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EPA Plans to Address Remaining Contamination at Federal Superfund Site in Jobstown, Burlington County; Public Meeting Scheduled
Release Date: 08/29/2001
|(#01109) NEW YORK, N.Y. -- The U.S. Environmental Protection Agency (EPA) has scheduled a public meeting on September 6, 2001 to discuss its Proposed Plan to address the last of the chemical contamination in soil and ground water at the Kauffman and Minteer (K&M) federal Superfund site. The meeting will be held at 7:00 p.m. at the Springfield Township Municipal Hall at 2159 Jacksonville-Jobstown Road.
During the1990s, EPA removed in excess of 18,000 tons of contaminated material from the site. Today, only a relatively small amount of soil (2,200 cubic yards) and the most heavily contaminated ground water needs to be addressed to make the site safe. The $10.3 million plan, if approved, would complete the federal Superfund cleanup of the inactive 5.5-acre facility on the eastern corner of Route 537 and Jobstown-Juliustown Road in Jobstown. The company used to ship bulk liquids ranging from soap to solvents before it went bankrupt and abandoned the facility in 1992.
Acting EPA Regional Administrator William J. Muszynski said, "Recent EPA testing shows that private drinking water wells in the area have not been affected by the contamination from the Superfund site. By eliminating the remaining sources of contamination, we will remove any potential threat to these supplies. The action will also speed up the restoration of the local aquifer."
The Agency estimates that the construction of this final phase of the K&M Superfund site cleanup will take about 24 months to complete. The plan being announced today is in-situ treatment of the highly-contaminated soils and ground water, and pumping and treating of ground water, followed by its discharge off-site. The plan also calls for institutional controls, including well drilling restrictions to prevent use of the ground water for human consumption until it meets federal and state standards for drinking water quality. The New Jersey Department of Environmental Protection (NJDEP) has reviewed this proposed cleanup plan and agrees with EPA's decision.
From 1960 through 1981, the facility discharged wastewater from the washing of tanker-truck interiors into on- site, unlined lagoons without overflow controls. This practice caused the chemical contamination of soil and ground water at the site with trichloroethylene (TCE), a probable carcinogen, and cis-1,2 Dichloroethylene, which affects the nervous system. Both are used as industrial solvents. The other principal contaminant is vinyl chloride, a break down component of TCE, which is classified as a known carcinogen.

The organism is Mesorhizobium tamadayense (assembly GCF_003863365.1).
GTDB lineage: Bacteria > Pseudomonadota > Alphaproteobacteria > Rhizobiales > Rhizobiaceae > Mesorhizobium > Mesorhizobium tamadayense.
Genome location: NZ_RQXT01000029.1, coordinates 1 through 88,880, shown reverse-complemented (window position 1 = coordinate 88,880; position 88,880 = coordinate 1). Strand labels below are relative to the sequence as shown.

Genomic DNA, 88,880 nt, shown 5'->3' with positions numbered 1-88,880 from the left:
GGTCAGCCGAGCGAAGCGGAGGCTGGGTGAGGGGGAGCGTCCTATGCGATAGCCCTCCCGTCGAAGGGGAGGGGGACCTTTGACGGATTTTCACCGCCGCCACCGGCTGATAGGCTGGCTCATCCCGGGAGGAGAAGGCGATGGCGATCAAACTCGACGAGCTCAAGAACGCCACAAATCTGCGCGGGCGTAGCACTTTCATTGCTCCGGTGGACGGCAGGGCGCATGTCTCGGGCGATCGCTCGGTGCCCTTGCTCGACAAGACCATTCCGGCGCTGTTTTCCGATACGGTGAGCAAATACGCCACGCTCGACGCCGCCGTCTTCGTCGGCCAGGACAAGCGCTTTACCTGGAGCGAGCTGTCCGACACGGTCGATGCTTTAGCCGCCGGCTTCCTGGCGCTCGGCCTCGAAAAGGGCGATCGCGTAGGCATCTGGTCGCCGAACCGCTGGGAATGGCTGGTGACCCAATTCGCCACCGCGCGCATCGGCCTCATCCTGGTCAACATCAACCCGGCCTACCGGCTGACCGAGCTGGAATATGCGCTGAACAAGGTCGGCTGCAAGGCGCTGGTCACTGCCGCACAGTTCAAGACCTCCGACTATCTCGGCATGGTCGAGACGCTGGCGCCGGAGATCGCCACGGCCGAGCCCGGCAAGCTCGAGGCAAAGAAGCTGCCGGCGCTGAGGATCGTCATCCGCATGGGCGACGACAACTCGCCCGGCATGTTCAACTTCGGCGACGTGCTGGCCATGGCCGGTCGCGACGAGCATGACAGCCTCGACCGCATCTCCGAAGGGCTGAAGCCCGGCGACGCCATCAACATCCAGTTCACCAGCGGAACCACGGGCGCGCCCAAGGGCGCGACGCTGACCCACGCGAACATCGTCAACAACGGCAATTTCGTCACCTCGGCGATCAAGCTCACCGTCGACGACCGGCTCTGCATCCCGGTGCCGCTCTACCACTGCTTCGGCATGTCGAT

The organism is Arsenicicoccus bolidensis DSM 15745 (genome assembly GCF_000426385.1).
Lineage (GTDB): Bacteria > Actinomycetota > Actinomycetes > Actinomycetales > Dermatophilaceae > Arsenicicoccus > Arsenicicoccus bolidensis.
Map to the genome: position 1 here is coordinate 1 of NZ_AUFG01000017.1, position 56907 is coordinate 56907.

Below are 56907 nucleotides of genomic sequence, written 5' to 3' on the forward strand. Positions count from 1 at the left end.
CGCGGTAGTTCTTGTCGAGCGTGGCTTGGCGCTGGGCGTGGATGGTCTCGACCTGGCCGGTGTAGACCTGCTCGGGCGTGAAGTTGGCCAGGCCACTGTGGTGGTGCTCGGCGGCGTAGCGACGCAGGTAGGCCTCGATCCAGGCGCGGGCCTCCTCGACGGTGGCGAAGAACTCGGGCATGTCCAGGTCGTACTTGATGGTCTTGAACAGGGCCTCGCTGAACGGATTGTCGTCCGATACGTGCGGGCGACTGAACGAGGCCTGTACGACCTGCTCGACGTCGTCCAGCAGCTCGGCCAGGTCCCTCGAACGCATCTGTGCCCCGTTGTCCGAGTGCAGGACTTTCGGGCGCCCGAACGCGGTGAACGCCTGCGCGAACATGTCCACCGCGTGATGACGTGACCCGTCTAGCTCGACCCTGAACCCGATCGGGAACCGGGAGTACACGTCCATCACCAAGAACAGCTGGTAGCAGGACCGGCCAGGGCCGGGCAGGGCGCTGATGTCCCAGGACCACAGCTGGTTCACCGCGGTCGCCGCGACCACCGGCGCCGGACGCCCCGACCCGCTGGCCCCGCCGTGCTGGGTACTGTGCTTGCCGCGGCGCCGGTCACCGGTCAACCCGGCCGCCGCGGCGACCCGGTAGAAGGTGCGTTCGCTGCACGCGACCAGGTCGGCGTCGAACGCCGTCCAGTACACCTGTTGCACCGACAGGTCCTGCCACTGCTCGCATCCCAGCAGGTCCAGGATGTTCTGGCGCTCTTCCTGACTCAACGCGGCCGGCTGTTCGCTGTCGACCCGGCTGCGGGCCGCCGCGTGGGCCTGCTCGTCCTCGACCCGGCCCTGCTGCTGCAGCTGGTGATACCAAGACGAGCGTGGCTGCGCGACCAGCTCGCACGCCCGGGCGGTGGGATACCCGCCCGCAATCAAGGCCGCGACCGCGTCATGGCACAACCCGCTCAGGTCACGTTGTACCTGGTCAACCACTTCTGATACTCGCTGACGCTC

The NJDEP intervened at the site in the late 1970s and ordered the company to install spill controls at the lagoon and to store the wastewater in tank trailers for off-site disposal, in compliance with state regulations. Further contamination of a marsh adjacent to the site occurred in 1984 when the spill containment system at the lagoon broke, releasing a significant portion of the lagoon's contents into the environment. In 1985, the NJDEP asked EPA to take over the lead role for the cleanup of the site, which was placed on the Superfund National Priorities List in March 1989.
In September 1997, while completing the removal and off-site disposal of 12,000 tons of contaminated sludge and solidified material in the lagoon, EPA discovered additional soil contamination along a drainage ditch area and underneath one of the washbays of the building on the site. Later that fall, EPA removed 2,700 tons of contaminated soil from the drainage ditch area and pinpointed the extent of the soil contamination underneath and around the washbay area. In October 1998, EPA returned and removed a significant portion of the contaminated soil. The new plan would treat the remaining soil contamination.
EPA will consider written and oral comments on the plan from the public through September 26. Detailed information on the site studies and various cleanup options is available for review at the Springfield Township Municipal Hall on Jacksonville-Jobstown Road. Written comments on the plan should be sent to Jeff Catanzarita, EPA Remedial Project Manager, USEPA, Region 2, 290 Broadway, 19th Floor, New York, New York 10007-1866.